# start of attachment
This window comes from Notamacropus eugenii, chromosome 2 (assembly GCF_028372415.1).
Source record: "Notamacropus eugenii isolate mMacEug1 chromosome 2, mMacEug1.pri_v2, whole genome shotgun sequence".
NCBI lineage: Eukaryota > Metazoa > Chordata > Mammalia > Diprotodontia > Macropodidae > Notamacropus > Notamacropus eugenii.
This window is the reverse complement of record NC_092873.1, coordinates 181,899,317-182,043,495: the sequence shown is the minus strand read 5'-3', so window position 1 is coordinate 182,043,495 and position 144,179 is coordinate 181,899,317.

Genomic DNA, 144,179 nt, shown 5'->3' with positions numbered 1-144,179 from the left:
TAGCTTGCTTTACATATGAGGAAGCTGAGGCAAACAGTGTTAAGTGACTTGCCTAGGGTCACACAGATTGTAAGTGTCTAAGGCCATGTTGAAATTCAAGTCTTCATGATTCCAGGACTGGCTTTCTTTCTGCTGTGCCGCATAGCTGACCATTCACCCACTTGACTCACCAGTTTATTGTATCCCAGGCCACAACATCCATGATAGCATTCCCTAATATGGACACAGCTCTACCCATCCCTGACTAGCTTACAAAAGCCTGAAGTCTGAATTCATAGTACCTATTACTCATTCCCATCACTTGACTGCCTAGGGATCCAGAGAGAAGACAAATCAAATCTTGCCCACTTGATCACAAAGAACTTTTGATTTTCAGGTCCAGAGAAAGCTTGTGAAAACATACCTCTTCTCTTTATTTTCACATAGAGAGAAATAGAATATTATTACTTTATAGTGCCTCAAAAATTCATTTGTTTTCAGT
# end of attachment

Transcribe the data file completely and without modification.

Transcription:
This window comes from Notamacropus eugenii, chromosome 2 (assembly GCF_028372415.1).
Source record: "Notamacropus eugenii isolate mMacEug1 chromosome 2, mMacEug1.pri_v2, whole genome shotgun sequence".
NCBI lineage: Eukaryota > Metazoa > Chordata > Mammalia > Diprotodontia > Macropodidae > Notamacropus > Notamacropus eugenii.
This window is the reverse complement of record NC_092873.1, coordinates 181,899,317-182,043,495: the sequence shown is the minus strand read 5'-3', so window position 1 is coordinate 182,043,495 and position 144,179 is coordinate 181,899,317.

Genomic DNA, 144,179 nt, shown 5'->3' with positions numbered 1-144,179 from the left:
TAGCTTGCTTTACATATGAGGAAGCTGAGGCAAACAGTGTTAAGTGACTTGCCTAGGGTCACACAGATTGTAAGTGTCTAAGGCCATGTTGAAATTCAAGTCTTCATGATTCCAGGACTGGCTTTCTTTCTGCTGTGCCGCATAGCTGACCATTCACCCACTTGACTCACCAGTTTATTGTATCCCAGGCCACAACATCCATGATAGCATTCCCTAATATGGACACAGCTCTACCCATCCCTGACTAGCTTACAAAAGCCTGAAGTCTGAATTCATAGTACCTATTACTCATTCCCATCACTTGACTGCCTAGGGATCCAGAGAGAAGACAAATCAAATCTTGCCCACTTGATCACAAAGAACTTTTGATTTTCAGGTCCAGAGAAAGCTTGTGAAAACATACCTCTTCTCTTTATTTTCACATAGAGAGAAATAGAATATTATTACTTTATAGTGCCTCAAAAATTCATTTGTTTTCAGT